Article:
Essentially, each of these approaches uses a base metric of vulnerability tallies, which are then viewed from different angles (classification, time-series, impact). While the metrics are collected per-application, they are easily aggregated into organisations.

Drawback to current approaches

Problems with just counting bugs are well known. If I ask you to rate two organisations, the Ostrogoths and the Visigoths, on their effectiveness in developing secure applications, and I tell you that the Ostrogoths have 20 critical vulnerabilities across their applications, while the Visigoths only have 5, without further data it seems that the Visigoths have the lead. However, if we introduce the fact that the Visigoths have a single application in which all 5 issues appear, while the Ostrogoths spread their 20 bugs across 10 applications, then it's not so easy to crow for the Visigoths, who average 5 bugs per application as oppossed to the Ostrogoth's 2. Most reports take this into account, and report on a percentage of applications that exhibit a particular vulnerability (also seen as the probability that a randomly selected application will exhibit that issue). Unfortunately, even taking into account the number of applications is not sufficient; an organisation with 2 brochure-ware sites does not face the same risk as an organisation with 2 transaction-supporting financial applications, and this is where appsec metrics start to fray.

In the extreme edges of ideal metrics, the ability to factor in chains of vulnerabilities that individually present little risk, but combined is greater than the sum of the parts, would be fantastic. This aspect is ignored by most (including us), as a fruitful path isn't clear.

Why count in the first place?

Let's take a step back, and consider why we produce metrics; with the amount of data floating around, it's quite easy to extract information and publish, thereby earning a few PR points. However, are the metrics meaningful? The quick test is to ask whether they support decision making. For example, does it matter that external attackers were present in an overwhelming number incidents recorded in the DBIR? I suspect that this is an easy "yes", since this metric justifies shifting priorities to extend perimeter controls rather than rolling out NAC.

One could just as easily claim that absolute bug counts are irrelevant and that they need to be relative to some other scale; commonly the number of applications an organisation has. However in this case, if the metrics don't provide enough granularity to accurately position your organisation with respect to others that you actually care about, then they're worthless to you in decision making. What drives many of our customers is not where they stand in relation to every other organisation, but specifically their peers and competitors. It's slightly ironic that oftentimes the more metrics released, the less applicable they are to individual companies. As a bank, knowing you're in the top 10% of a sample of banking organisations means something; when you're in the highest 10% of a survey that includes WebGoat clones, the results are much less clear.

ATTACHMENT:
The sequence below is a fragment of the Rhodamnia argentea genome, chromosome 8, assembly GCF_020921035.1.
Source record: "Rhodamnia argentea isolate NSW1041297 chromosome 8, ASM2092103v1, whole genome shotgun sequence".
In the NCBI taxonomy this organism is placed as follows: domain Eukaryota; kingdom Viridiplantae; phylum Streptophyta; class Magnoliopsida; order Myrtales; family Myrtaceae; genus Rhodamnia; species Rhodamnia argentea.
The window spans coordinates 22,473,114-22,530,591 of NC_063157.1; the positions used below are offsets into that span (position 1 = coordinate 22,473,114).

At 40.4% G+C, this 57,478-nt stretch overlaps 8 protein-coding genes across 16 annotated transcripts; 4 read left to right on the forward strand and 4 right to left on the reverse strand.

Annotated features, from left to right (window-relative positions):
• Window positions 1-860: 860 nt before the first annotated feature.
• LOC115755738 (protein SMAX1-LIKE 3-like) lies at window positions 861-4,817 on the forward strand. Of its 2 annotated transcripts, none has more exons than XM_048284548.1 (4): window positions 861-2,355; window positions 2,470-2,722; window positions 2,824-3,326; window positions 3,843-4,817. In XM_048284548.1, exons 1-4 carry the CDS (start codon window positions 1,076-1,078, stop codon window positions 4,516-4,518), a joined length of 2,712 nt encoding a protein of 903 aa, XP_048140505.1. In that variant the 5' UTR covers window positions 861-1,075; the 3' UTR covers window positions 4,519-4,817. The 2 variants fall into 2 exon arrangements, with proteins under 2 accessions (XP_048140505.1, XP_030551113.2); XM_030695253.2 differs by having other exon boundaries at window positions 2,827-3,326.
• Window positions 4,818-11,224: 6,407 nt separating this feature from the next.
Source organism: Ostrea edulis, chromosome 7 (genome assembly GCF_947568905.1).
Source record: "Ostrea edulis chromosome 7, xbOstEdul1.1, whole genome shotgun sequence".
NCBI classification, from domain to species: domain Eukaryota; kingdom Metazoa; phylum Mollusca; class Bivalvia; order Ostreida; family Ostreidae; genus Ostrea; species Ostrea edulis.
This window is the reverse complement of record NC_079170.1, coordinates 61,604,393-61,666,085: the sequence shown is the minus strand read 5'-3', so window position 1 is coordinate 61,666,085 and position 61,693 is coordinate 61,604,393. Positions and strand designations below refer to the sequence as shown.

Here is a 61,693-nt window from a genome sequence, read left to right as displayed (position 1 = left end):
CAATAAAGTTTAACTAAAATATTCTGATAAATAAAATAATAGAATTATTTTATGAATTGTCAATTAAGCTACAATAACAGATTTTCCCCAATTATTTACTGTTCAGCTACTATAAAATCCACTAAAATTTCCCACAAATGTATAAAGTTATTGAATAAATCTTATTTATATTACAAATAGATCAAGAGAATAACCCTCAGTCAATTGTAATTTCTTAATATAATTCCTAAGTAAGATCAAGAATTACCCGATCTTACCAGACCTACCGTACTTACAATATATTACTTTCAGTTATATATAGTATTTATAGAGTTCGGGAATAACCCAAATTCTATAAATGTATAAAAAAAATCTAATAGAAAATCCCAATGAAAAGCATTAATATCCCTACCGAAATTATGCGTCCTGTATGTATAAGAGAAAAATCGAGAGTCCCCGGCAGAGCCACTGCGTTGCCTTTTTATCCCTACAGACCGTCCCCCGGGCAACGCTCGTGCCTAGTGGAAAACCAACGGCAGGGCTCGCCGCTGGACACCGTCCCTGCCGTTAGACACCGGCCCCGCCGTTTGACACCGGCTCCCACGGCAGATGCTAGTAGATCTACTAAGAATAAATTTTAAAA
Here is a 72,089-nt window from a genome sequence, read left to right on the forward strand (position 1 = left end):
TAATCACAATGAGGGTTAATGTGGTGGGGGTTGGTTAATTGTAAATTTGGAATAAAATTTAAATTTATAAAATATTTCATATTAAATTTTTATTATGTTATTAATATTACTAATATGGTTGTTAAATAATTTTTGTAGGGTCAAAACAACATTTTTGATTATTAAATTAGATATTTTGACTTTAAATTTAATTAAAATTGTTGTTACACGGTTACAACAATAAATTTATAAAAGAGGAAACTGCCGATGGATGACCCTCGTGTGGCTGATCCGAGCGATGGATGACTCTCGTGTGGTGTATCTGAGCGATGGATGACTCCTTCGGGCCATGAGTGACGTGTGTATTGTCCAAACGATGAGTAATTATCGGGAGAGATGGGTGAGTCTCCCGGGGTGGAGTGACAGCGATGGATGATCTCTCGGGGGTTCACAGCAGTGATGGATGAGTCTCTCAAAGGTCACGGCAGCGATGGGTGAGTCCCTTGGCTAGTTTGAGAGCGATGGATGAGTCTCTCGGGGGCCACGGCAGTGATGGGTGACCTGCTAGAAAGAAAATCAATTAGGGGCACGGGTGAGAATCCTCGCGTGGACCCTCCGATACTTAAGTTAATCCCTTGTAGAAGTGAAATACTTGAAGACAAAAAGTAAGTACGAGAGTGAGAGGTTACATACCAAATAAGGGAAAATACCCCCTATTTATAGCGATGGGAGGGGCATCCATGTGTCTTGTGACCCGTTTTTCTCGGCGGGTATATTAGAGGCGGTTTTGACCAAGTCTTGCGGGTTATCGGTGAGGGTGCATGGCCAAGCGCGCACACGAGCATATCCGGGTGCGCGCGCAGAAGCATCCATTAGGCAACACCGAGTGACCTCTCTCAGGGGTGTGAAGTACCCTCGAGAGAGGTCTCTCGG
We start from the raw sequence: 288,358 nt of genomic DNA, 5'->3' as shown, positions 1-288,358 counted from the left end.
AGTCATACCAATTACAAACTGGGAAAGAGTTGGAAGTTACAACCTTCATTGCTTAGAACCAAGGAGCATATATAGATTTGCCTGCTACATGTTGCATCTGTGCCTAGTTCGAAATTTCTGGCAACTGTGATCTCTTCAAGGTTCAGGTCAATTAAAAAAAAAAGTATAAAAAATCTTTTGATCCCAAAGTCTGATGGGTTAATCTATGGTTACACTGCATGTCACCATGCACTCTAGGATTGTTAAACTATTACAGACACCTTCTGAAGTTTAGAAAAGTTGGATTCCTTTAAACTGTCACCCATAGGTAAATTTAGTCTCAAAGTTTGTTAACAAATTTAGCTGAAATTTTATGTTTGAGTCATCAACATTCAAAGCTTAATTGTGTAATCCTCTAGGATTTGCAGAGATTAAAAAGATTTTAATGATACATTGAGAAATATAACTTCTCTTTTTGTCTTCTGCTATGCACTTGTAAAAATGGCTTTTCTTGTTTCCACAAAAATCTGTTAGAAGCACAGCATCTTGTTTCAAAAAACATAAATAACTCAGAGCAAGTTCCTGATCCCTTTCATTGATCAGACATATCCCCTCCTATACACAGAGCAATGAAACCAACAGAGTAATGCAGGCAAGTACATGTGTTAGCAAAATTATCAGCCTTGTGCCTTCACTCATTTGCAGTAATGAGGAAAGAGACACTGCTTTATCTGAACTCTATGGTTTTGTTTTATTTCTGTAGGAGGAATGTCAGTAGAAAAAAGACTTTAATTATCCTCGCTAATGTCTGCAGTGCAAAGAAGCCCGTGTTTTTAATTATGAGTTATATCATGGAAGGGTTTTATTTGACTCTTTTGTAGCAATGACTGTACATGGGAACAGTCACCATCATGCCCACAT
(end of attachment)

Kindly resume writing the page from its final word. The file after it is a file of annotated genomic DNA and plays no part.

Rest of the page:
In Seven Myths About Information Security Metrics, Dr Hinson raises a number of interesting points about security metrics. They're mostly applicable to security awareness, however they also carry across into other security activities. At least two serve my selfish needs, so I'll quote them here:

Myth 1: Metrics must be “objective” and “tangible”

There is a subtle but important distinction between measuring subjective factors and measuring subjectively. It is relatively easy to measure “tangible” or objective things (the number of virus incidents, or the number of people trained). This normally gives a huge bias towards such metrics in most measurement systems, and a bias against measuring intangible things (such as level of security awareness). In fact, “intangible” or subjective things can be measured objectively, but we need to be reasonably smart about it (e.g., by using interviews,surveys and audits). Given the intangible nature of security awareness, it is definitely worth putting effort into the measurement of subjective factors, rather than relying entirely on easy-to-measure but largely irrelevant objective factors. [G Hinson]


Myth 3: We need absolute measurements

For some unfathomable reason, people often assume we need “absolute measures”—height in meters, weight in pounds, etc. This is nonsense!
If I line up the people in your department against a wall, I can easily tell who is tallest, with no rulers in sight. This yet again leads to an unnecessary bias in many measurement systems. In fact, relative values are often more useful than absolute scales, especially to drive improvement. Consider this for instance: “Tell me, on an (arbitrary) scale from one to ten, how security aware are the people in your department are? OK, I'll be back next month to ask you the same question!” We need not define the scale formally, as long as the person being asked (a) has his own mental model of the processes and (b) appreciates the need to improve them. We needn't even worry about minor variations in the scoring scale from month to month, as long as our objective of promoting improvement is met. Benchmarking and best practice transfer are good examples of this kind of thinking. “I don't expect us to be perfect, but I'd like us to be at least as good as standard X or company Y. [G Hinson]

While he writes from the view of an organisation trying to decide whether their security awareness program is yielding dividends, the core statements are applicable for organisations seeking to determine the efficacy of their software security program. I'm particularly drawn by two points: the first is that intangibles are as useful as concrete metrics, and the second is that absolute measurements aren't necessary, comparative ordering is sometimes enough.